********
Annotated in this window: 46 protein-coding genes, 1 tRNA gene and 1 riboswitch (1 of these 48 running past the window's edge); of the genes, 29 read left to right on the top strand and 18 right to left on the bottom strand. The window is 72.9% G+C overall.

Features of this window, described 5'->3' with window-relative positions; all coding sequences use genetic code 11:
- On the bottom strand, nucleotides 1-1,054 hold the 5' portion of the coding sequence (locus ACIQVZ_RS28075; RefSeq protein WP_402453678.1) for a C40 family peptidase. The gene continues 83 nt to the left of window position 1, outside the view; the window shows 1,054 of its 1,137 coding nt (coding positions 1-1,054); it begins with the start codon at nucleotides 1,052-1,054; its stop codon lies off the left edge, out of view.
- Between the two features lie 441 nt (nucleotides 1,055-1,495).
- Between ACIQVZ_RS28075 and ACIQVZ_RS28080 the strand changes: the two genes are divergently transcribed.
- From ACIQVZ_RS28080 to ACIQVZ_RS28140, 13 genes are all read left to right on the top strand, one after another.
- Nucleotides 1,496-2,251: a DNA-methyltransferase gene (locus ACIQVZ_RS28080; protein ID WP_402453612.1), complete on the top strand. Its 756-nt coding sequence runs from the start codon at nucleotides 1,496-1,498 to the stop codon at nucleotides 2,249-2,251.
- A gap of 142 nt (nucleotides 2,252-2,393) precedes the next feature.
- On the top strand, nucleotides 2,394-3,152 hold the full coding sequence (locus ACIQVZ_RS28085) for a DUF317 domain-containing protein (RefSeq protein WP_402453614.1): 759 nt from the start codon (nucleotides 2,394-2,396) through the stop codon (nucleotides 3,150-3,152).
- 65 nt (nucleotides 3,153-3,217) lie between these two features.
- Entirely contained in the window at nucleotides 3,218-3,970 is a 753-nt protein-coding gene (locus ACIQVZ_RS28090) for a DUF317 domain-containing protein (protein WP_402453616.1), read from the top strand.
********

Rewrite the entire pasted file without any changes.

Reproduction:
Annotated in this window: 46 protein-coding genes, 1 tRNA gene and 1 riboswitch (1 of these 48 running past the window's edge); of the genes, 29 read left to right on the top strand and 18 right to left on the bottom strand. The window is 72.9% G+C overall.

Features of this window, described 5'->3' with window-relative positions; all coding sequences use genetic code 11:
- On the bottom strand, nucleotides 1-1,054 hold the 5' portion of the coding sequence (locus ACIQVZ_RS28075; RefSeq protein WP_402453678.1) for a C40 family peptidase. The gene continues 83 nt to the left of window position 1, outside the view; the window shows 1,054 of its 1,137 coding nt (coding positions 1-1,054); it begins with the start codon at nucleotides 1,052-1,054; its stop codon lies off the left edge, out of view.
- Between the two features lie 441 nt (nucleotides 1,055-1,495).
- Between ACIQVZ_RS28075 and ACIQVZ_RS28080 the strand changes: the two genes are divergently transcribed.
- From ACIQVZ_RS28080 to ACIQVZ_RS28140, 13 genes are all read left to right on the top strand, one after another.
- Nucleotides 1,496-2,251: a DNA-methyltransferase gene (locus ACIQVZ_RS28080; protein ID WP_402453612.1), complete on the top strand. Its 756-nt coding sequence runs from the start codon at nucleotides 1,496-1,498 to the stop codon at nucleotides 2,249-2,251.
- A gap of 142 nt (nucleotides 2,252-2,393) precedes the next feature.
- On the top strand, nucleotides 2,394-3,152 hold the full coding sequence (locus ACIQVZ_RS28085) for a DUF317 domain-containing protein (RefSeq protein WP_402453614.1): 759 nt from the start codon (nucleotides 2,394-2,396) through the stop codon (nucleotides 3,150-3,152).
- 65 nt (nucleotides 3,153-3,217) lie between these two features.
- Entirely contained in the window at nucleotides 3,218-3,970 is a 753-nt protein-coding gene (locus ACIQVZ_RS28090) for a DUF317 domain-containing protein (protein WP_402453616.1), read from the top strand.